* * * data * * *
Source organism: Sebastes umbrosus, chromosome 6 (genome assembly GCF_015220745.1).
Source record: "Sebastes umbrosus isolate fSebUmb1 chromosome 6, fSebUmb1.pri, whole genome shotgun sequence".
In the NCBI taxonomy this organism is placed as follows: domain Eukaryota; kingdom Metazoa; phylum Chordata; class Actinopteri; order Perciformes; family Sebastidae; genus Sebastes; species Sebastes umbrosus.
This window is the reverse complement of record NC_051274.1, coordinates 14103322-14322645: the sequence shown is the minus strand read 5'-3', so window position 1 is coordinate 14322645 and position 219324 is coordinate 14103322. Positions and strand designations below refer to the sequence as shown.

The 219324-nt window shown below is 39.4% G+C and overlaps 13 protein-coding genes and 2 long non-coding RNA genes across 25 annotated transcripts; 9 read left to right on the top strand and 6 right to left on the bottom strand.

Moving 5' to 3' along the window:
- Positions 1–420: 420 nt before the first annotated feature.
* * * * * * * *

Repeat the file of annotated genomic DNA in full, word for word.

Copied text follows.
Source organism: Sebastes umbrosus, chromosome 6 (genome assembly GCF_015220745.1).
Source record: "Sebastes umbrosus isolate fSebUmb1 chromosome 6, fSebUmb1.pri, whole genome shotgun sequence".
In the NCBI taxonomy this organism is placed as follows: domain Eukaryota; kingdom Metazoa; phylum Chordata; class Actinopteri; order Perciformes; family Sebastidae; genus Sebastes; species Sebastes umbrosus.
This window is the reverse complement of record NC_051274.1, coordinates 14103322-14322645: the sequence shown is the minus strand read 5'-3', so window position 1 is coordinate 14322645 and position 219324 is coordinate 14103322. Positions and strand designations below refer to the sequence as shown.

The 219324-nt window shown below is 39.4% G+C and overlaps 13 protein-coding genes and 2 long non-coding RNA genes across 25 annotated transcripts; 9 read left to right on the top strand and 6 right to left on the bottom strand.

Moving 5' to 3' along the window:
- Positions 1–420: 420 nt before the first annotated feature.